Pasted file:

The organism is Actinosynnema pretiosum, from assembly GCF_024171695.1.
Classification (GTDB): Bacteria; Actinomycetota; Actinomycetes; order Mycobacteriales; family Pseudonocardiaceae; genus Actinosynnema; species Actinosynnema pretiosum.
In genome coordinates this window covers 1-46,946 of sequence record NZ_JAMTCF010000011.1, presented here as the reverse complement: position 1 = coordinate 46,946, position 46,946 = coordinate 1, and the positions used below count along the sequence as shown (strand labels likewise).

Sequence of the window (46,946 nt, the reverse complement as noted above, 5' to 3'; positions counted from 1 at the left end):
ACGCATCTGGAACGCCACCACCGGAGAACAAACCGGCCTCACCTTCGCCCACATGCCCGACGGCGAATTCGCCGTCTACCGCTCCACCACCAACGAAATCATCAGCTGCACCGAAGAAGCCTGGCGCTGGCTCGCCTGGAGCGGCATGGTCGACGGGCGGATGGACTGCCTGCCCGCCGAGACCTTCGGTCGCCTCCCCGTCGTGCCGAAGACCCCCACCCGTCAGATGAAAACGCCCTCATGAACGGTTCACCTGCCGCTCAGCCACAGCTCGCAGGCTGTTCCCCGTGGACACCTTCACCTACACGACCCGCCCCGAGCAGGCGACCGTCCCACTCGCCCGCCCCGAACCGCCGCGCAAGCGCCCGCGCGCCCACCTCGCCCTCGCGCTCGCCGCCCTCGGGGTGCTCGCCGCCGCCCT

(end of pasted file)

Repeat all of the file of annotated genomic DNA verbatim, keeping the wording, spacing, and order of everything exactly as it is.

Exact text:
The organism is Actinosynnema pretiosum, from assembly GCF_024171695.1.
Classification (GTDB): Bacteria; Actinomycetota; Actinomycetes; order Mycobacteriales; family Pseudonocardiaceae; genus Actinosynnema; species Actinosynnema pretiosum.
In genome coordinates this window covers 1-46,946 of sequence record NZ_JAMTCF010000011.1, presented here as the reverse complement: position 1 = coordinate 46,946, position 46,946 = coordinate 1, and the positions used below count along the sequence as shown (strand labels likewise).

Sequence of the window (46,946 nt, the reverse complement as noted above, 5' to 3'; positions counted from 1 at the left end):
ACGCATCTGGAACGCCACCACCGGAGAACAAACCGGCCTCACCTTCGCCCACATGCCCGACGGCGAATTCGCCGTCTACCGCTCCACCACCAACGAAATCATCAGCTGCACCGAAGAAGCCTGGCGCTGGCTCGCCTGGAGCGGCATGGTCGACGGGCGGATGGACTGCCTGCCCGCCGAGACCTTCGGTCGCCTCCCCGTCGTGCCGAAGACCCCCACCCGTCAGATGAAAACGCCCTCATGAACGGTTCACCTGCCGCTCAGCCACAGCTCGCAGGCTGTTCCCCGTGGACACCTTCACCTACACGACCCGCCCCGAGCAGGCGACCGTCCCACTCGCCCGCCCCGAACCGCCGCGCAAGCGCCCGCGCGCCCACCTCGCCCTCGCGCTCGCCGCCCTCGGGGTGCTCGCCGCCGCCCT